Homelessness in the Puget Sound region remains front and center. Eleven years ago, King County made a promise to end homelessness, but according to the 2016 One Night Count, 4,505 people spent the night sleeping outside. Homelessness in the Puget Sound region is a growing, not a declining, concern.
With the economy booming and population increasing, rents are rising and there are a decreasing number of affordable rentals available. There is also a scarcity of subsidized housing units. Even when people qualify as low- and very low-income, they encounter wait lists that are measured in years, not months.
And as the rental market changes, those at the bottom of the ladder are increasingly left behind, leading to the need for more emergency assistance. A recent report from the National Alliance to End Homelessness explains this pattern.
JFS Emergency Services focuses on providing flexible cash assistance to prevent eviction. Funds may be used to keep current on rent or to deal with other expenses – like medical, utilities or transportation – that are making it impossible for a tenant to make rent. JFS has a very successful and longstanding partnership with H2R and Temple Beth Am in which funds for deposits and other move-in costs are available for families experiencing homelessness in the Puget Sound region so they can move into stable housing.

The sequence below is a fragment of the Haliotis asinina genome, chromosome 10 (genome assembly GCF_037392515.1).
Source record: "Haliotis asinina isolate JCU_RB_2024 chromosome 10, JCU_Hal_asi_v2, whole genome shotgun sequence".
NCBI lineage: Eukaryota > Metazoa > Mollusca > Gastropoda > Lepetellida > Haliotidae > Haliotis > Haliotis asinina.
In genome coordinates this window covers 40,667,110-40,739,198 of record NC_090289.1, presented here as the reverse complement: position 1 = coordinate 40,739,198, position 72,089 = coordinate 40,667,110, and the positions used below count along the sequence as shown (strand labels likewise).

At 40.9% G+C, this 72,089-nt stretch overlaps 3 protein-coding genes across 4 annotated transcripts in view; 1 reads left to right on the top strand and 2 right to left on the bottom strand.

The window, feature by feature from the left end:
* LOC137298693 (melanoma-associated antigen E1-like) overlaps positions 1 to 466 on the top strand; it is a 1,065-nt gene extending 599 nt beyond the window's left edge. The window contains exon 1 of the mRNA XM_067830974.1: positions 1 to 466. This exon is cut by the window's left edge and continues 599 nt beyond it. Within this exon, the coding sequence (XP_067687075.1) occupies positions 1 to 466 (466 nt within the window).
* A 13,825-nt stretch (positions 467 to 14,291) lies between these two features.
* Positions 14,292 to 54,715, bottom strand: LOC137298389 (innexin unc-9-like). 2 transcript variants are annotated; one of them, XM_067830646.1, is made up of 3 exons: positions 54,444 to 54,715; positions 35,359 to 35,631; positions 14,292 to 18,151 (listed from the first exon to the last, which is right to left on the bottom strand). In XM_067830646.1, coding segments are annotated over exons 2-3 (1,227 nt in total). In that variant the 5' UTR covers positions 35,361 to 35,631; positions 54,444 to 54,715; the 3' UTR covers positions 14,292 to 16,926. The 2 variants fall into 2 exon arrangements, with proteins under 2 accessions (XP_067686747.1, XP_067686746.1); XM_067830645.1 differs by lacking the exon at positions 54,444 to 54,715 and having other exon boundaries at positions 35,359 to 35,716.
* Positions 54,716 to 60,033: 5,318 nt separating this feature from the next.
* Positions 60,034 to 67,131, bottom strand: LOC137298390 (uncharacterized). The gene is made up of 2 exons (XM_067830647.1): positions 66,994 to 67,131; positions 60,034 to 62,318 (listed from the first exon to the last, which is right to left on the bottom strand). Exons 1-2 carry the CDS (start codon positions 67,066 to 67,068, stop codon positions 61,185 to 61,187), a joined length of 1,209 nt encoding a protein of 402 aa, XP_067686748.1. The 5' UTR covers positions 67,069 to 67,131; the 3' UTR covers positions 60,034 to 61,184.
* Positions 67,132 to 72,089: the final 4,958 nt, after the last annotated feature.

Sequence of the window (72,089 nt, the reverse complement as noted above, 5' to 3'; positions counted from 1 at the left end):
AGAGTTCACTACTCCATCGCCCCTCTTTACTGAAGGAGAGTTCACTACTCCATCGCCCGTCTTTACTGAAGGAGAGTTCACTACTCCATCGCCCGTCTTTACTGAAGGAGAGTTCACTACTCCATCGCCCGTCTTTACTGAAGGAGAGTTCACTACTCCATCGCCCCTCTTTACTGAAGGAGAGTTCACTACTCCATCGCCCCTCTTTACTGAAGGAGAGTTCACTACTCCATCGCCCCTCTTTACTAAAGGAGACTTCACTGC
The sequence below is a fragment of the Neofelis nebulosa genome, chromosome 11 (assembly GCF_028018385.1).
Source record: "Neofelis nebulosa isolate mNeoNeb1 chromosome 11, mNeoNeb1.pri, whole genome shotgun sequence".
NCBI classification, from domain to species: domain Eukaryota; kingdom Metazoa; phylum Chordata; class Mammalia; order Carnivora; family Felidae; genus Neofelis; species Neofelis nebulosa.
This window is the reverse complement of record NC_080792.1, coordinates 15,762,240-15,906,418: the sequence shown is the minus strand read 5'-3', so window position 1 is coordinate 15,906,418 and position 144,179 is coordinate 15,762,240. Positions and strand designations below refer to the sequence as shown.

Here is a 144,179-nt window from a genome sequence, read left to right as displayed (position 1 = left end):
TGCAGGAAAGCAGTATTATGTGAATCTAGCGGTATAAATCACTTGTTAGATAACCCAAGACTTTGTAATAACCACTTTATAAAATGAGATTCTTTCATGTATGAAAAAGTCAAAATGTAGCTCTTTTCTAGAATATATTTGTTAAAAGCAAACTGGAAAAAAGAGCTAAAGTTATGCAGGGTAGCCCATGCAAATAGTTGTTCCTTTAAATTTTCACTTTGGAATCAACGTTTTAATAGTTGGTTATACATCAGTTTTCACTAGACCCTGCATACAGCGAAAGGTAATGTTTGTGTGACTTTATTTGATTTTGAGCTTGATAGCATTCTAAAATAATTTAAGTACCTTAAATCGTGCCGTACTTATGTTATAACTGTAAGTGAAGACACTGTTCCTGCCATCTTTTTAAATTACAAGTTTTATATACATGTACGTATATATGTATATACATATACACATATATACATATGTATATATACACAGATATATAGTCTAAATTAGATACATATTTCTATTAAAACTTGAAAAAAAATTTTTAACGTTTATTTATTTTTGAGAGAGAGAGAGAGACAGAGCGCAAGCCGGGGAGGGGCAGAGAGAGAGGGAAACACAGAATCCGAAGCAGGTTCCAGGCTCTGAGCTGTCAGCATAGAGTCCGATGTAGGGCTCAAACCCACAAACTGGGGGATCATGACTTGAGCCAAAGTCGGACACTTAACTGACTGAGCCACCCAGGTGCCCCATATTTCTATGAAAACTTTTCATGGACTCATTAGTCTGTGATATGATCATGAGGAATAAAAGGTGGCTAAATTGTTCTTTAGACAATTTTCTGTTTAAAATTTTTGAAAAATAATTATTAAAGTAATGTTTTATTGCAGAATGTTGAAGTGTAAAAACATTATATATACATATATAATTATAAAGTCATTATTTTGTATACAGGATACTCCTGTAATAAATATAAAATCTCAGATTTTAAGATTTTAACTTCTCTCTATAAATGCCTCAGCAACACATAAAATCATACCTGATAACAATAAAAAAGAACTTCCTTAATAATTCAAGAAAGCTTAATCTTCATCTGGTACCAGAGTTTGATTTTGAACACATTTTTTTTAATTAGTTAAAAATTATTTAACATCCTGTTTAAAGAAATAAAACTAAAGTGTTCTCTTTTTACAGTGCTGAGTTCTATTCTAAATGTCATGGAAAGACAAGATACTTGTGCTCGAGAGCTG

As our region seeks solutions to this challenge, there are interesting and diverse approaches to consider from around the country. Salt Lake City has reduced chronic homelessness by an astonishing 91 percent with a housing first focus. Similarly, the Domestic Violence Housing First project here in our region has been proven to boost housing stability for individuals and families affected by DV.
One Oakland man is putting his construction skills to good use by building small structures out of reclaimed trash. He donates these shelters to people living on the street. This video showcases the impact even one person can make.
In Washington DC and Los Angeles, developers are focusing on creating communities with calm, comfortable living spaces. Social service providers, civic leaders and developers have all found that people with mental illness, addiction, post-traumatic stress disorder and other issues that contributed to them becoming homeless in the first place will do better — and even thrive — when they live somewhere they feel safe and part of a community.
By Leslie Sugiura
Savvy cook, extreme clam digger, urban gardener and mom to Stella the dog are just a few of the titles Leslie Sugiura keeps in rotation. She’s also the Director of Special Events for JFS where she spearheads the annual Community of Caring Luncheon.